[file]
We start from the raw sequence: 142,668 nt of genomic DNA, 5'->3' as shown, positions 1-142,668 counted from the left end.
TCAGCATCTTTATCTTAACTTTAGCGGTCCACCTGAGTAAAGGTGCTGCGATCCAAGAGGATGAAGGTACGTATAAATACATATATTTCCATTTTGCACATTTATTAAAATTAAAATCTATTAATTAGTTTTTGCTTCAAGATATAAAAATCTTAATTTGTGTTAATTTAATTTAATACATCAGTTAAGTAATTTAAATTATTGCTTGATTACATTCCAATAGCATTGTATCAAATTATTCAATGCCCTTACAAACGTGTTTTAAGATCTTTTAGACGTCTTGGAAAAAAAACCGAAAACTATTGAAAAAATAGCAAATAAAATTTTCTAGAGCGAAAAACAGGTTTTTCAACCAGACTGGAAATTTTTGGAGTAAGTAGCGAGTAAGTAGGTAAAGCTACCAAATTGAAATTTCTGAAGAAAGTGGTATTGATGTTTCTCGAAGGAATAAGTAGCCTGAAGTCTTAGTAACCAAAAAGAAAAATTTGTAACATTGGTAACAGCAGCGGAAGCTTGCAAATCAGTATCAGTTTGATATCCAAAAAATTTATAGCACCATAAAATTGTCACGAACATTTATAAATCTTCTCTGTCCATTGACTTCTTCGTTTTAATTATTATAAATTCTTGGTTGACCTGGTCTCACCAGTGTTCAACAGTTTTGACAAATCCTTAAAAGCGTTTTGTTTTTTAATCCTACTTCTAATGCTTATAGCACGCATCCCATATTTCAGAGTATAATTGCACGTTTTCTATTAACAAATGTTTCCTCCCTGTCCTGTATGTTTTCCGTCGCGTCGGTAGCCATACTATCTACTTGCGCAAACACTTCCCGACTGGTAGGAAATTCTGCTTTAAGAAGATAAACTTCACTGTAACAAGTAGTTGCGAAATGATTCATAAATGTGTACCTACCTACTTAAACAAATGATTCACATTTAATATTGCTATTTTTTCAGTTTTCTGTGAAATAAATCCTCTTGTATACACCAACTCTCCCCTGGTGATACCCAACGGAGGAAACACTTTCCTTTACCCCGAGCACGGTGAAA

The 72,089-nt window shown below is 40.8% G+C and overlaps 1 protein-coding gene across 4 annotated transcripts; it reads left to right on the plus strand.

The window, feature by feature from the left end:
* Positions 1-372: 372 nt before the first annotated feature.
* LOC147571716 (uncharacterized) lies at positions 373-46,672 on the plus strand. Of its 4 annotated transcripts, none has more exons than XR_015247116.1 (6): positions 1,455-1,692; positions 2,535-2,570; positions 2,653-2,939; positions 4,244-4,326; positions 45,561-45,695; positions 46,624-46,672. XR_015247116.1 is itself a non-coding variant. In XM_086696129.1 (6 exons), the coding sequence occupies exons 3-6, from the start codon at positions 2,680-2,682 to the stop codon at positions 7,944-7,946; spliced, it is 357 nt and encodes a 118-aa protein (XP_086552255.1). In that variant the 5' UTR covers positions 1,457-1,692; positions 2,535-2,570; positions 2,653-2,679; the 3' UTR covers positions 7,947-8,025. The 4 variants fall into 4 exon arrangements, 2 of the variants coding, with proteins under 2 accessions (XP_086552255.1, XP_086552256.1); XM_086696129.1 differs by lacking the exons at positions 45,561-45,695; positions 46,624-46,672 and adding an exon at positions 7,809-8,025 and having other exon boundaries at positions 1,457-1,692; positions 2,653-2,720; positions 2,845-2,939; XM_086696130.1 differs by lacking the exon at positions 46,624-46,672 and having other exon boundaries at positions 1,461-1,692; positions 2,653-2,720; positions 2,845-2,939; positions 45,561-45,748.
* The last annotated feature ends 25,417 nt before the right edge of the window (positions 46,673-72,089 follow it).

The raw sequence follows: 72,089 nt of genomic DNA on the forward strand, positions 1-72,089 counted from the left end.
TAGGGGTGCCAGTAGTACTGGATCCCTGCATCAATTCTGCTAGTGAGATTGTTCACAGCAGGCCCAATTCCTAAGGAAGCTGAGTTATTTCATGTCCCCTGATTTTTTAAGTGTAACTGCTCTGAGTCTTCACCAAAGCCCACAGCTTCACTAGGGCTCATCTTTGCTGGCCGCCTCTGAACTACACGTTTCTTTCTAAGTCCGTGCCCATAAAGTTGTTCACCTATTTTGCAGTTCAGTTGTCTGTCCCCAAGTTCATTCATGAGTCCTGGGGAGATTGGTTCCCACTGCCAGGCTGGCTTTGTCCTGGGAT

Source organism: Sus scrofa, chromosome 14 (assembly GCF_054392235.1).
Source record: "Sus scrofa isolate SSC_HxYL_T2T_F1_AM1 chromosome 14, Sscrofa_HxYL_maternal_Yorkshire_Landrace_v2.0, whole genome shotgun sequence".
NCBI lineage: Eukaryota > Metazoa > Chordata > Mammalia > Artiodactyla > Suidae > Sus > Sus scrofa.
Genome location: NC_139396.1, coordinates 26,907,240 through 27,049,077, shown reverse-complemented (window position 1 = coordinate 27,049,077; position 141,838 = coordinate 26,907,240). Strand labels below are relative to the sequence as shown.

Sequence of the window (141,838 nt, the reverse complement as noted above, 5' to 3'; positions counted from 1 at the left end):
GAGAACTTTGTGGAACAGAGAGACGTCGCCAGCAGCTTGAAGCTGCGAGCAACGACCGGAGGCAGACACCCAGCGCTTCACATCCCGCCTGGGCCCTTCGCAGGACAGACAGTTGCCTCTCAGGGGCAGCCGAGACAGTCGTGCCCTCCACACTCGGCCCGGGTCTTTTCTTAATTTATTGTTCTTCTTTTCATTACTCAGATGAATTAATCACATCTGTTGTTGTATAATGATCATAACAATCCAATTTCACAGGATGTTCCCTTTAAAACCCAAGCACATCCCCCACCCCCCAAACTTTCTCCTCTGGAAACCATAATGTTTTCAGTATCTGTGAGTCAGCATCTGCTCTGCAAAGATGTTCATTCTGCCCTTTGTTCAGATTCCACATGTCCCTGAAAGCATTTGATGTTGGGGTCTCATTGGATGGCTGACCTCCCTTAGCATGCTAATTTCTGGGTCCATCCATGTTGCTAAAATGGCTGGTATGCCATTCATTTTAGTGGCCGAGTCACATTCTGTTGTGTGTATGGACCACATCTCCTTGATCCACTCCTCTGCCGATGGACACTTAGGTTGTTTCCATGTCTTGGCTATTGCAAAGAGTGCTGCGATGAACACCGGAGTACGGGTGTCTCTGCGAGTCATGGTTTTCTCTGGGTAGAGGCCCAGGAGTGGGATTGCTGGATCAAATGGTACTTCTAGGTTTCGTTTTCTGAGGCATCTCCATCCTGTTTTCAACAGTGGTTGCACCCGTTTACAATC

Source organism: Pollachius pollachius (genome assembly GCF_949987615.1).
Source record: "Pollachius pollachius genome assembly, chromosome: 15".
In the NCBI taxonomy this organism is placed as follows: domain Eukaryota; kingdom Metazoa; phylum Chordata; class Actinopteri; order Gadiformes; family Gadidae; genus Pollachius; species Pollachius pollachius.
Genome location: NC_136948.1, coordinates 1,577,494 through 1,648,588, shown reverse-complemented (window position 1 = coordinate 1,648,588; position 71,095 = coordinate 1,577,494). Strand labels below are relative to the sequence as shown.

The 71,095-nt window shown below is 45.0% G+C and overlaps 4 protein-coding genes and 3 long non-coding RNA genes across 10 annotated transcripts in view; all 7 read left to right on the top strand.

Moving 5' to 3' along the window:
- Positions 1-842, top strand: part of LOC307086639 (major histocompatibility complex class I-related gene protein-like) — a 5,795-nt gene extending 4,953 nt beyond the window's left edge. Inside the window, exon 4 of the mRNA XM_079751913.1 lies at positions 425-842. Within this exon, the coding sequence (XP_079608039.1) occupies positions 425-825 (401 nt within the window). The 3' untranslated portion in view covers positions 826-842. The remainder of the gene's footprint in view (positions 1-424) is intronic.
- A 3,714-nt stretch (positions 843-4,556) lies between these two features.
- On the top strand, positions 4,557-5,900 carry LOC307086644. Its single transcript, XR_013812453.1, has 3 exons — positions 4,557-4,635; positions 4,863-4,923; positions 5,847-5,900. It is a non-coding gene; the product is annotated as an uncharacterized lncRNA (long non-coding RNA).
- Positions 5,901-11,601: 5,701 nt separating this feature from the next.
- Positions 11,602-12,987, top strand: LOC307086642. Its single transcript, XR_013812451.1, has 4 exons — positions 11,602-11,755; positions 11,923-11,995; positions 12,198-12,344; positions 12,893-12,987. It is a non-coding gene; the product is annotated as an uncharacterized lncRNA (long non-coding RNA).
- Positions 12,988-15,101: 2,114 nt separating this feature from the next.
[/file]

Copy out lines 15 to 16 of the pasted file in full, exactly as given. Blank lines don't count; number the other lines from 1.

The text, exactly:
GAGAACTTTGTGGAACAGAGAGACGTCGCCAGCAGCTTGAAGCTGCGAGCAACGACCGGAGGCAGACACCCAGCGCTTCACATCCCGCCTGGGCCCTTCGCAGGACAGACAGTTGCCTCTCAGGGGCAGCCGAGACAGTCGTGCCCTCCACACTCGGCCCGGGTCTTTTCTTAATTTATTGTTCTTCTTTTCATTACTCAGATGAATTAATCACATCTGTTGTTGTATAATGATCATAACAATCCAATTTCACAGGATGTTCCCTTTAAAACCCAAGCACATCCCCCACCCCCCAAACTTTCTCCTCTGGAAACCATAATGTTTTCAGTATCTGTGAGTCAGCATCTGCTCTGCAAAGATGTTCATTCTGCCCTTTGTTCAGATTCCACATGTCCCTGAAAGCATTTGATGTTGGGGTCTCATTGGATGGCTGACCTCCCTTAGCATGCTAATTTCTGGGTCCATCCATGTTGCTAAAATGGCTGGTATGCCATTCATTTTAGTGGCCGAGTCACATTCTGTTGTGTGTATGGACCACATCTCCTTGATCCACTCCTCTGCCGATGGACACTTAGGTTGTTTCCATGTCTTGGCTATTGCAAAGAGTGCTGCGATGAACACCGGAGTACGGGTGTCTCTGCGAGTCATGGTTTTCTCTGGGTAGAGGCCCAGGAGTGGGATTGCTGGATCAAATGGTACTTCTAGGTTTCGTTTTCTGAGGCATCTCCATCCTGTTTTCAACAGTGGTTGCACCCGTTTACAATC

Source organism: Pollachius pollachius (genome assembly GCF_949987615.1).